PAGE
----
COVID-19: The Recovery will Happen in Public Space

When "Lighter, Quicker, Cheaper" Is Not Enough

Oct 21, 2015
Dec 14, 2017

We spend a great deal of time here at PPS talking about a Lighter, Quicker, Cheaper (LQC) approach to public space problems. We believe LQC offers great options for communities when the dominant top-down planning approach makes implementing any changes, no matter how small, nearly impossible. Community-driven experimentation is a key part of the Placemaking process, and we’ve seen LQC solutions have a huge impact in Detroit, Buffalo, and other cities around the world.

But what happens when a problem is too big for these low-cost, speedy solutions?

The "red brick desert" in the 1970s | Photo from Boston City Archives via Flickr

Boston’s City Hall Plaza is one of those big problems. Opened to the public in 1968, this public space emerged from an era when the prevailing model was big, brutal, empty expanses surrounding civic buildings (think Albany’s Empire State Plaza, or San Francisco’s United Nations Plaza). We’ve dedicated some space on this website already to criticizing City Hall Plaza - it’s in our hall of shame, and it’s number one on our list of underperforming public squares.

It was encouraging, then, to learn that the mayor’s office in Boston has been experimenting with some simple changes to make the plaza more inviting (such as artificial grass, adirondack chairs, and lawn games). However, these efforts to put what the New York Times has called a “kelly green band-aid” on this gaping wound in the heart of the city, are insufficient. Better than the brick, but not by much. “Putting out a little fake grass and some Adirondack chairs (...) it’s pretty weak,” agrees PPS President Fred Kent. “That’s just at the very fringe of anything that’s going to have a major impact. [The plaza] really needs a major overhaul.”

Experiments to make the plaza more inviting  | Screenshot from Boston CBS Local (July 8, 2015)

What would that major overhaul look like? PPS can offer some overarching principles, but the answer needs to come out of a comprehensive Placemaking process - one in which the entire city comes together to create a vision for its defining public space. After all, we aren’t the experts, the community is.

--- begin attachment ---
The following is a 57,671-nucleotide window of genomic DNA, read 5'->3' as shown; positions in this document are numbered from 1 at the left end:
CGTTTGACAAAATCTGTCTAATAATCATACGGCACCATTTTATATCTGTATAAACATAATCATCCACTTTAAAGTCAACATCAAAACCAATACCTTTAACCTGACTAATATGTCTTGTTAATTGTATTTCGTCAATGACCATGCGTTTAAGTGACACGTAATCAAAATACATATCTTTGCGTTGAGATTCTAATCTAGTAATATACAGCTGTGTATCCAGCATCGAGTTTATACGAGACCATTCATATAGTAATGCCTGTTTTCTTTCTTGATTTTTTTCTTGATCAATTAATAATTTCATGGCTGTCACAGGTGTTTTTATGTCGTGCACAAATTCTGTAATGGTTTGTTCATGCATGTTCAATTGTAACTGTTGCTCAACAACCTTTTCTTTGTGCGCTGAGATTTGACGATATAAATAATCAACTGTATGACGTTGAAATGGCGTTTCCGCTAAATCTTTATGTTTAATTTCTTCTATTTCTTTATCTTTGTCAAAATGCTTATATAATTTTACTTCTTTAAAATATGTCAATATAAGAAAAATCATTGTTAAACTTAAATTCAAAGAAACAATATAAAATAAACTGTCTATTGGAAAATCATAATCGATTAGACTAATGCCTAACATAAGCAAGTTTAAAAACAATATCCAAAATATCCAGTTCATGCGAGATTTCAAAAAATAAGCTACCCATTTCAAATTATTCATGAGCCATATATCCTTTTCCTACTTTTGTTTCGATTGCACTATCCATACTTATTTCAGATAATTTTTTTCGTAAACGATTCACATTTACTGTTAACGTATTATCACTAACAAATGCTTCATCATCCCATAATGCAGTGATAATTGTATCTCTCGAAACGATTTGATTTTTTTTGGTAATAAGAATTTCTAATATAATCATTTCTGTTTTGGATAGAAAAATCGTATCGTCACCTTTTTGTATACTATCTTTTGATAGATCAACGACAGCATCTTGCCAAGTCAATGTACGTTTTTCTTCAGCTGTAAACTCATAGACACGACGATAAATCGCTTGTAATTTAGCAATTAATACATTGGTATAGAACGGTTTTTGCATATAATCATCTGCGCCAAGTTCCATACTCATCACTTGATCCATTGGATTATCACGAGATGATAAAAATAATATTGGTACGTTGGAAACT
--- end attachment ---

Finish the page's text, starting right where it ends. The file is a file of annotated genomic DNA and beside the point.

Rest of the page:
But we do believe that a good place to start the process is by studying the history of the space. The city of Boston has strong connection with its past, and incorporating this history into the vision for this plaza will help give it the kind of  character and identity that is so sorely lacking in the current space. City Hall Plaza is nearly indistinguishable from any number of near-vacant plazas in cities throughout the world. Its replacement needs to be uniquely and proudly Boston.

Though you’d never know it by looking at the space today, Boston City Hall Plaza was once a lively (if a bit seedy) district known as Scollay Square. In a process that rivaled any of the major mid-20th century urban renewal efforts in scope, the city knocked down 1,000 buildings - displacing 20,000 residents in the process - in order to create Government Center, a hodgepodge of poorly connected civic buildings and bland public spaces. In fact, one of the reasons today’s City Hall Plaza is so vast is because there was too much space and too little desire to move businesses downtown (which is hard to imagine today, given Boston’s skyrocketing real-estate prices). In the space they couldn’t fill with government buildings, they created what is now known as the “red brick desert.”

Scollay Square before and after urban renewal | Image from Ben Ledbetter via Flickr

Perhaps we’re picking too much on this small greening effort at City Hall Plaza. After all, anything that brings people into the plaza for any reason is an improvement. But this is a prime example of how placemaking and LQC are often mistaken as an outcome, rather than a process. Putting out some chairs and astroturf isn’t placemaking, it’s window dressing. Worse, it’s an excuse for politicians and city leaders to avoid the long and sometimes difficult placemaking process. This is where the distinction between LQC placemaking and other similar low-cost efforts comes in. The core of LQC projects is that they are created with rather than for a community.

Sometimes LQC is enough. Sometimes it’s a great intermediary solution while mobilizing for a larger project. And sometimes, as we hope will be the case for Boston’s City Hall Plaza, it can be a catalyst that drives a larger Placemaking process. But no matter what the solution is, it needs to come from the community.

Scollay Square in the 1800s | Photo from Boston Public Library via Wikimedia Commons
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COVID-19: The Recovery will Happen in Public Space